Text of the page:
The Year We Live Dangerously, the title of the award-winning Australian film inspired by the 1965 uprisings against the Sukarno regime in Indonesia, could define the state of permanent tension that the world economy has registered in 2023. In the last four years, with The Great Pandemic and the irreverent post-Covid business cycle as backdrops, commercial and logistical disruptions have emerged, wars in Europe such as the one in Ukraine, or the conflict in Palestine, or price escalations in energy, mineral and food raw materials .

But 2023 has been the year that has generated the most signs of active resistance in these four years. Even with phenomena that escaped the predictive capacity of the markets such as the collapse of several medium-sized American banks in spring and whose contagion also affected the emblem of Swiss finance -Credit Suisse- or complex management such as inflationary spirals. The former were defeated in a few months and the latter with more effort and pain, throughout the year, although the prices of the industrialized orbit are not as at bay as the market demands. falcons of their central banks.

The IMF in its double semiannual diagnosis – in spring and autumn – has reviewed this exercise in resilience with a double degree of surprise and optimism. In essence, because the labor markets, especially in the US but also in Europe, have supported the adjustments and revivals of workforces with flexibility and dynamism. With more nuances, the real estate sector has adapted to the credit restrictions caused by the highest interest rates since the turn of the millennium and, except for the deep corrections in the Scandinavian markets, it has breathed a sigh of relief from the twelve months of turmoil and uncertainty of 2023 .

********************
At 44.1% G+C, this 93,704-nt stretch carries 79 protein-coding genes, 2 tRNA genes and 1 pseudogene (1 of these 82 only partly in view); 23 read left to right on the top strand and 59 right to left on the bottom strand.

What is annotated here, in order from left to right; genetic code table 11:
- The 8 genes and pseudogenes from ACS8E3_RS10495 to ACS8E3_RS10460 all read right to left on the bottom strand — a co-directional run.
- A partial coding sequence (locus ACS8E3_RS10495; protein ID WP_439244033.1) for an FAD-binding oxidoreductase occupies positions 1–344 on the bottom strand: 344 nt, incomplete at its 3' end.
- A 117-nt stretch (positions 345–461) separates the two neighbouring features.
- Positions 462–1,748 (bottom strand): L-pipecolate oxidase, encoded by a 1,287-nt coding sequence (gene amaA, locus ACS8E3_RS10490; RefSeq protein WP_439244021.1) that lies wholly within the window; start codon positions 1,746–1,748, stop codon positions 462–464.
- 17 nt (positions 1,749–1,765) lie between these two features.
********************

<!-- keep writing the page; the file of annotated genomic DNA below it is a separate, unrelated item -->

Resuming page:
However, the vitality of labor – without significant increases in salaries in high-income economies – and real estate – without major falls in sales and rising prices – should not make the economic authorities complacent. This is what the Fund’s leaders believe, as they detect problems in both areas. Among others, the upcoming changes in teleworking or in sales in working weeks, the probable increase in the price of raw materials in constant oscillation, the disappearance of savings accumulated by families that will end up affecting consumption or the secondary effects of a inflation still uncontrolled.

“Short-term risks are not going to disappear at the turn of the year,” warns Martin Wolf in his column in Financial Times. Quite the opposite. New manifestations of this resilience will be necessary to protect the situation from unresolved geopolitical, economic, monetary and financial shocks. Short-term budget stability must be generated to “pay the bills” of the “indiscriminate fiscal expenditures” that, according to the IMF, should have been deployed to respond to Covid-19. But also with long-term measures that correct the growing inequality gap that still separates the rich from the poor.